Grasping the complexities of club politics as chaotic Barcelona combat latest crisis

Andy West 12:24 07/02/2020
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“Sorry mate, nothing personal but I’m not doing it this week,” the veteran club captain told me with a pleasant tone but a firm shake of the head, making it clear he was not speaking in jest and would not be changing his mind.

The ‘it’ in question was the captain’s message for the matchday programme, which I edited. We were talking outside the dressing room at the training ground, our regular meeting place to carve out his thoughts for publication. He was always perfectly cooperative, knowing precisely what he wanted to say to the fans and how he wanted to say it. Putting together those ideas into a coherent article in well-composed words within the desired word count – my job – was generally a straightforward task.

But not, it was becoming clear, this time. “A few of the boys have had a chat and we’re not doing stuff like that at the moment. Bo***cks to the club. You’ll have to make it up yourself.”

“Ahh come on, there must be something you can give me?” I ventured, starting to panic at the prospect of a blank page a few hours before the print deadline. “Some banter between the boys?”

“Banter?” the skipper scoffed. “There’s no f**king banter. He’s f**king killed it,” violently jerking his head in the direction of the manager’s office.

I returned to my desk and trotted out a few banalities about sticking together and working hard, hoping that nobody would guess they were the words of a backroom stooge rather than the club captain.

Two days later, the manager was fired. The following week’s programme notes from the captain were offered up with a willing smile, expressing regret at the old manager’s departure and a warm welcome for his replacement.


The short scene detailed above, which took place at a club in England a couple of decades ago, was the first time I became directly and acutely aware of the scale and complexities of political machinations within a football club.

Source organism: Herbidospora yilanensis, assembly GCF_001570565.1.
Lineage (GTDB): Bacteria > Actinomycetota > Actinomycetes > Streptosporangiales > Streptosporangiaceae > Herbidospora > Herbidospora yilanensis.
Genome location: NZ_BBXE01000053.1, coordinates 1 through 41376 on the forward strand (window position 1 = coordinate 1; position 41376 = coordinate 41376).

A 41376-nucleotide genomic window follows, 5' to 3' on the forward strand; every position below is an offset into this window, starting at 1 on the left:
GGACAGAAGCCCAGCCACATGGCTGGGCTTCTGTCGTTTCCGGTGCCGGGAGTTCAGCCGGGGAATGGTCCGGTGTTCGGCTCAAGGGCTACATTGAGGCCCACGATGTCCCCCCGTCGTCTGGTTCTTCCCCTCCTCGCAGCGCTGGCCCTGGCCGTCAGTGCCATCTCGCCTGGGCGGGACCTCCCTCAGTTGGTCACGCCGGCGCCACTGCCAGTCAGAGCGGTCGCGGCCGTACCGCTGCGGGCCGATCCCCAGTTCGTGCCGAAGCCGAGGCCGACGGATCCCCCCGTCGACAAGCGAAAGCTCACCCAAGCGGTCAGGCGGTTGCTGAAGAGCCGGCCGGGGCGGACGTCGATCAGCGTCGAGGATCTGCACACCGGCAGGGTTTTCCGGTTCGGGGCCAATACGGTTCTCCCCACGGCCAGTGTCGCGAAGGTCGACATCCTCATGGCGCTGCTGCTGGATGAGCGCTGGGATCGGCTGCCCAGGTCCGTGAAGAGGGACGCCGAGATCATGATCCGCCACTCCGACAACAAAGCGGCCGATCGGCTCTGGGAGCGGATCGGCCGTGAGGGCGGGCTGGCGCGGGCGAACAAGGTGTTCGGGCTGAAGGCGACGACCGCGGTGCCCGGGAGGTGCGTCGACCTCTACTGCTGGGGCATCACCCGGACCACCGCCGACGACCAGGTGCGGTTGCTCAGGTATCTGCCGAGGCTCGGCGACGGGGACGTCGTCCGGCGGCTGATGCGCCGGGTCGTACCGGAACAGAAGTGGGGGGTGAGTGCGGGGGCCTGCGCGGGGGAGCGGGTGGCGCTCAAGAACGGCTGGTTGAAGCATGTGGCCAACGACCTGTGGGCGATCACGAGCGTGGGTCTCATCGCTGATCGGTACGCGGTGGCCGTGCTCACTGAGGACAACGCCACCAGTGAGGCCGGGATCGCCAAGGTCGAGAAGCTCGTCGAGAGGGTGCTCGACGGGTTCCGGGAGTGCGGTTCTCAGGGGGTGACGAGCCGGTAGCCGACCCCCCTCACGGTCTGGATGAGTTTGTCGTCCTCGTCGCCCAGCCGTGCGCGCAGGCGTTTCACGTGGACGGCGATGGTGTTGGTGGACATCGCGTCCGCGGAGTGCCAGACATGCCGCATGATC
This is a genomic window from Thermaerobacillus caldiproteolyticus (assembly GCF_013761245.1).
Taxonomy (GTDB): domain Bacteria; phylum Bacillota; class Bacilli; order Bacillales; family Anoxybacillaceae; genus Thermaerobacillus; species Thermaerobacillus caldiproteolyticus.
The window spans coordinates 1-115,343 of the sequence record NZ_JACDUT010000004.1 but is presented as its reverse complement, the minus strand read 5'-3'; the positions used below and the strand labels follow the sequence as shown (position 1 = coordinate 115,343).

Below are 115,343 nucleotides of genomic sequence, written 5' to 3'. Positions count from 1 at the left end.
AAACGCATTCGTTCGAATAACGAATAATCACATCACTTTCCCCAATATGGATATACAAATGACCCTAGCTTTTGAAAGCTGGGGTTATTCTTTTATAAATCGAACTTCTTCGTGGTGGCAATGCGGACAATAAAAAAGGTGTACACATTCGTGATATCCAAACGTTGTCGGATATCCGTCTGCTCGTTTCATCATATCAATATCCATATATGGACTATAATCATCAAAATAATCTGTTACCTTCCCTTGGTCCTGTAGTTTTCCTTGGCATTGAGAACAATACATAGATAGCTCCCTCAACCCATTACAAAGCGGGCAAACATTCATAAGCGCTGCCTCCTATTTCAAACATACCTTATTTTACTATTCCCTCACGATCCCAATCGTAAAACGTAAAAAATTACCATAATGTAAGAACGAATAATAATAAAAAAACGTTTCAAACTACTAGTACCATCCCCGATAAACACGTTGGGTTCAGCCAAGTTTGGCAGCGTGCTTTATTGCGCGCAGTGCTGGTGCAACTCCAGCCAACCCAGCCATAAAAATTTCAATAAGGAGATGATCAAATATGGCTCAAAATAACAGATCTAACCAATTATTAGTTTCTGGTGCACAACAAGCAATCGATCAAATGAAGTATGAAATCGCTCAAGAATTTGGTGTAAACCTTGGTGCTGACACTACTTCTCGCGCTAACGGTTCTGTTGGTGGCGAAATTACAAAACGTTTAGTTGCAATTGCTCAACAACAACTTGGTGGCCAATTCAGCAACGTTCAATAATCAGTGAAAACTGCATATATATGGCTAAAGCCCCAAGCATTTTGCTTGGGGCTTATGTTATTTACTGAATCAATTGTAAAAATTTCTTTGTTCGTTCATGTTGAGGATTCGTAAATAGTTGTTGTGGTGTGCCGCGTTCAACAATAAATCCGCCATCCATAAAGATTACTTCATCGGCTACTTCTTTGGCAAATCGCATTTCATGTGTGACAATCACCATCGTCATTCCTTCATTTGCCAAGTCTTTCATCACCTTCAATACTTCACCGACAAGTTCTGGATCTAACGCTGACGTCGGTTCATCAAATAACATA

The deeper you go, the more you find them. From the ticket office manager to the corporate suite sales guy and the ground staff to the kit man, everyone has their gripes and ambitions, their axes to grind and their favours to bestow. As with any large-scale organisation, and even more so within the competitive environment of professional sport, this endless jostling for position and thirst for influence is an unavoidably integral part of everyday life.

Naturally, this extends to the most powerful groups of them all: players, the coaching staff, and the boardroom. They also have their personal and collective agendas, their demands and desires, which are never left far from the surface.

And not in the ways you would entirely expect. Players, for example, are by no means only interested in obvious things like money or tactics. You won’t necessarily make a discontented dressing room happy simply by handing over a bigger win bonus and a new method of play. They are just as interested in questions such as how many complimentary tickets will they receive for friends and family? Where are those tickets located and do they give access to a lounge? What’s the quality and quantity of the food available at the training ground? When are they installing that new coffee machine we’ve been promised? How long is the grass on the training pitch? How are we travelling to the next away game?

On a day to day basis, these everyday trivialities can make more difference to the happiness of the players than the identity of the manager.

As a further complication, of course, there are forever shifting divisions and sub-divisions within the group. Every dressing room is filled with cliques and rivalries, jealousies and alliances. What one player wants isn’t what another player wants. The right-back may reserve the right to get grumpy if pasta isn’t available at the training ground canteen; the centre forward might prefer grilled chicken with potatoes. The discarded playmaker may want the manager sacked; the dogged workhorse midfielder may love him.

In the light of all this, we can move on to ask a question: who holds the power at a football club? Is it the president, the chief executive, the manager, the director of football or the players?